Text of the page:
What: Military aviation salvage yard
Where: Faygate, Horsham, Sussex
Abandoned: Not abandoned at time of visit.
Visited: 2005, 2006, 2007 Last Known Condition: Completely cleared in 2006-8. A house now occupies the site
Page Updated: March 2012
I first published pictures of the 'Aeroplane Graveyard' in 2005 but such were the looting, vandalism and petty arguments which followed that I felt obliged to remove the page. A valuable lesson had been learned: posting pictures and publishing names attracts attention to a place, and sadly much of it negative. For seven years the pictures sat on a CD, only to be rediscovered in early 2013. With the yard now cleared and the 'planes dispersed, the pictures could now be brought to light again.
The history of aircraft salvage in Faygate began in the 1940s when the R.A.F. Number 49 Maintenance Unit was established near the railway station on land now occupied by Durrants Retirement Village. The Unit's job was to recover the wreckage of crashed Allied and German aircraft and salvage any servicable parts.
In the 1970s the industry returned to the area when the Park Aviation Supply Co. opened a yard on Wimlands Lane to recover spares from crashed and retired military aircraft. Over more than thirty years the yard was filled with the the remains of helicopters and jetfighters of every sort, ranging in age from the 1960s to the 1990s.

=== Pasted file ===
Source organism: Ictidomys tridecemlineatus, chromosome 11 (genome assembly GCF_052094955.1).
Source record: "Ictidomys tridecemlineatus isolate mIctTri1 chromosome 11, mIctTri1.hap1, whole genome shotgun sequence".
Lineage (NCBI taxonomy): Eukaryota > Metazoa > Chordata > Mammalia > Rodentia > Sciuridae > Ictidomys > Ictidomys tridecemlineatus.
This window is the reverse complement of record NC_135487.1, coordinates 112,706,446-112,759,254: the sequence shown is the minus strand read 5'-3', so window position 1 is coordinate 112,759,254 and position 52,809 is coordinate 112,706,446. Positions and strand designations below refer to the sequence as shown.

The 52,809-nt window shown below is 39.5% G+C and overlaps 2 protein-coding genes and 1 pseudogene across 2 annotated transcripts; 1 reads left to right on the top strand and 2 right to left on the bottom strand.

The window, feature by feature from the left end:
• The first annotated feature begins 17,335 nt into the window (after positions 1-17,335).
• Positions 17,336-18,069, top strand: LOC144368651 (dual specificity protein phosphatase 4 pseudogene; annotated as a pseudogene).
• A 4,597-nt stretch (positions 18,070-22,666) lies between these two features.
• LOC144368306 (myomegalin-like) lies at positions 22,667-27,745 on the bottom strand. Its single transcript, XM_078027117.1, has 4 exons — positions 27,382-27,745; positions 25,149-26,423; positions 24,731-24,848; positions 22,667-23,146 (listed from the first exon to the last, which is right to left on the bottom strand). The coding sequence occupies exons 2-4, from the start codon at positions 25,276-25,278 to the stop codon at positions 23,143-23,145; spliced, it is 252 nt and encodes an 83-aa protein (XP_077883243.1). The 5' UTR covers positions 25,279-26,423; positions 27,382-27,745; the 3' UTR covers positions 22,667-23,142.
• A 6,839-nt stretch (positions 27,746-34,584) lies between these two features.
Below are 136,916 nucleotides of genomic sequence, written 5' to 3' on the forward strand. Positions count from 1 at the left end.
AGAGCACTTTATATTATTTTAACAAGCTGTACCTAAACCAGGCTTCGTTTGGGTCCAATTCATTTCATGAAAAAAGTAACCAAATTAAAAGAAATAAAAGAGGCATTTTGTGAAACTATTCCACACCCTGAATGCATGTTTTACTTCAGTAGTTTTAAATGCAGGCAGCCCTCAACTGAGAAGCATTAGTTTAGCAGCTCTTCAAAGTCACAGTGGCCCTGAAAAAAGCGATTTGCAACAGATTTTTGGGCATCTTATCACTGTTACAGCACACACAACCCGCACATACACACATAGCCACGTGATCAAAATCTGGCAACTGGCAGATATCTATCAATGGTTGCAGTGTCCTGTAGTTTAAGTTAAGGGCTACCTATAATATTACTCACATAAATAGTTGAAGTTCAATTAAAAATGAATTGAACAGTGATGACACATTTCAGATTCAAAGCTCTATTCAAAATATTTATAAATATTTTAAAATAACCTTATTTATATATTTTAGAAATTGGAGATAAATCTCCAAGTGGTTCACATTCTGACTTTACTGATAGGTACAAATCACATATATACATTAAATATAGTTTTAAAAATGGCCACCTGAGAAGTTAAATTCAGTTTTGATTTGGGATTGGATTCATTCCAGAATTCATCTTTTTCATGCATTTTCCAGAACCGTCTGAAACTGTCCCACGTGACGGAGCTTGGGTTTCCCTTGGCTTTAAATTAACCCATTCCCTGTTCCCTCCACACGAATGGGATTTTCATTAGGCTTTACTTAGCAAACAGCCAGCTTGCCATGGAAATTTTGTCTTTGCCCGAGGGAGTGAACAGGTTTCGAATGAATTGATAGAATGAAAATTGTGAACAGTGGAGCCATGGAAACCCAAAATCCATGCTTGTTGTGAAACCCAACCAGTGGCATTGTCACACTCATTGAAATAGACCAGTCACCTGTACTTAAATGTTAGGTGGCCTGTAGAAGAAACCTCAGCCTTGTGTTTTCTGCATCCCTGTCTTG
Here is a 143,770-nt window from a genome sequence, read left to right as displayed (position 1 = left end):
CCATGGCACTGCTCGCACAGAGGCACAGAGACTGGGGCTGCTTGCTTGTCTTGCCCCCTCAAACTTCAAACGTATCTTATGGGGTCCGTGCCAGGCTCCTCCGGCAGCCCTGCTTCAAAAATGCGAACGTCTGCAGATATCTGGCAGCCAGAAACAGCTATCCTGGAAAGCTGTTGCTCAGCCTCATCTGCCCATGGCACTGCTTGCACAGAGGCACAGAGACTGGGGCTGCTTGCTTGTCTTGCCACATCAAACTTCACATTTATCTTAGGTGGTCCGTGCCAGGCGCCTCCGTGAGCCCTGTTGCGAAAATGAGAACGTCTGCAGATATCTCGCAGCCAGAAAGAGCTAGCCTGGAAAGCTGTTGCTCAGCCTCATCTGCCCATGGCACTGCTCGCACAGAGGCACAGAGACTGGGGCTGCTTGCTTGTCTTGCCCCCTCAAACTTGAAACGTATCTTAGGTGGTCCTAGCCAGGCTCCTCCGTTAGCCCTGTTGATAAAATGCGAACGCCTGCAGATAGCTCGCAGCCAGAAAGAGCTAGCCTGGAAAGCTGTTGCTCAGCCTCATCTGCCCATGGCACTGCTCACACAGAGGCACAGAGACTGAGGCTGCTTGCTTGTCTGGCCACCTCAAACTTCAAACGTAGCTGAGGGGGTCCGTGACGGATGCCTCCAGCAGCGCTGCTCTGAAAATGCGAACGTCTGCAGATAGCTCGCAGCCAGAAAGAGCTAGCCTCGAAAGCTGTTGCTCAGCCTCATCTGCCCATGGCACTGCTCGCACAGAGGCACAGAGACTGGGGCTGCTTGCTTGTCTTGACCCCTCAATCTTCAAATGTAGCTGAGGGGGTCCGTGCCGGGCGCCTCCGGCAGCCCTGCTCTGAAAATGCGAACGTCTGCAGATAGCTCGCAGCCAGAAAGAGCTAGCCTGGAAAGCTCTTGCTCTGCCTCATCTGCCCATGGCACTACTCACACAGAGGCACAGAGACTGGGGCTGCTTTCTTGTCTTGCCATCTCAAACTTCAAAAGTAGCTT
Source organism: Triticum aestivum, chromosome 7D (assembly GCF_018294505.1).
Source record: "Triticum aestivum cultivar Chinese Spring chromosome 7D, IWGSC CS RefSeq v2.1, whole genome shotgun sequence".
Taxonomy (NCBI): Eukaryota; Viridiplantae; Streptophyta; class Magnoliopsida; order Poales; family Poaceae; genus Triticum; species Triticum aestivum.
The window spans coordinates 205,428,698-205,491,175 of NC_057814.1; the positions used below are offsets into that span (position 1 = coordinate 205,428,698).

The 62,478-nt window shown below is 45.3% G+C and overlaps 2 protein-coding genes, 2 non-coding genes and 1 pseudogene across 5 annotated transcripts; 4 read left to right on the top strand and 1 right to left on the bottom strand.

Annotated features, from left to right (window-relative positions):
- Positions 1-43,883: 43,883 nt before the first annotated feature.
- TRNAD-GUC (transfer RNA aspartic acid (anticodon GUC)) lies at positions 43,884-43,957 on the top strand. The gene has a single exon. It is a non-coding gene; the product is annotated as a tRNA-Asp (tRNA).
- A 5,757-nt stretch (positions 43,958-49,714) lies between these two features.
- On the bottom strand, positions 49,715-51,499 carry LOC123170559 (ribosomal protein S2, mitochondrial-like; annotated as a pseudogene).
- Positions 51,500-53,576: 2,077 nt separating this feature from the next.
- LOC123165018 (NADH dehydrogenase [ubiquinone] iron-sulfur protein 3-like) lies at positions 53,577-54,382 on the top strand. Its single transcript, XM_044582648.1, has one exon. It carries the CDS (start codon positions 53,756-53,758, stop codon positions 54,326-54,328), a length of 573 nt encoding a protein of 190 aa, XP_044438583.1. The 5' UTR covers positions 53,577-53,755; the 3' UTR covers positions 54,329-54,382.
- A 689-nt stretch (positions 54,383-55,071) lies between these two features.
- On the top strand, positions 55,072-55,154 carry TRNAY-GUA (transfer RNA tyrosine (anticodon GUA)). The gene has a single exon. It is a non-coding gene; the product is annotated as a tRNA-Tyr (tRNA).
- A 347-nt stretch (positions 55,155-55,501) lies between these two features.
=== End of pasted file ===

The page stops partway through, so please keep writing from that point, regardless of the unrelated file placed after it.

By 2005, the yard was used only sporadically; weeds sprouted from between the decaying airframes and moss had grown on many of the older 'planes. The company's main operations moved to Charlwood and clearance of the yard took place in 2006 and 2007. By 2010, a house stood on the site and only a few pieces of aircraft were to be seen in the garden.
Many of the 'planes in the yard were unidentifiable, but a few had numbers visible which gave clues to their history:
T Mark 4N Harrier XW268
XW268 was built by Hawker Siddely in 1970 and served initially with 233 O.C.U. In 1994, her base was R.N.A.S. Yeovilton, where it formed part of the 899 N.A.S., the Royal Navy's fixed wing training squadron. After a crash in 1994, the 'plane was used for spares recovery before being sent to Faygate in 1997. The Harrier's livery celebrates 50 years of the 899 between 1942 and 1992.
After the yard closed, it moved to Norwich Air Museum, where it is awaiting restoration
Harrier II GR7 ZD400
ZD400 served with 1 Sqn., R.A.F. and was based at R.A.F. Wittering. It was written off in 1997 after the pilot lost control near to the White Water Reservoir in Cambridgeshire. He ejected and was unharmed but the 'plane was irreparably damaged. After resting at Faygate for some years, ZD400 was cut into pieces in 2007 and is believed to have been scrapped.
Jaguar T2 XX140
XX140 was built in 1973 by the Anglo-French firm, SEPECAT. In 1974 it was allocated to No. 54 sqn. at R.A.F. Coltishall and then to 226 O.C.U. at Lossiemouth before being retired to Shawbury in 1985. Its last service was at No. 2 School of Technical Training Cosford and it was decomissioned in 1999. The crest on the side was that of the 226: its fate after the yard closed is not known.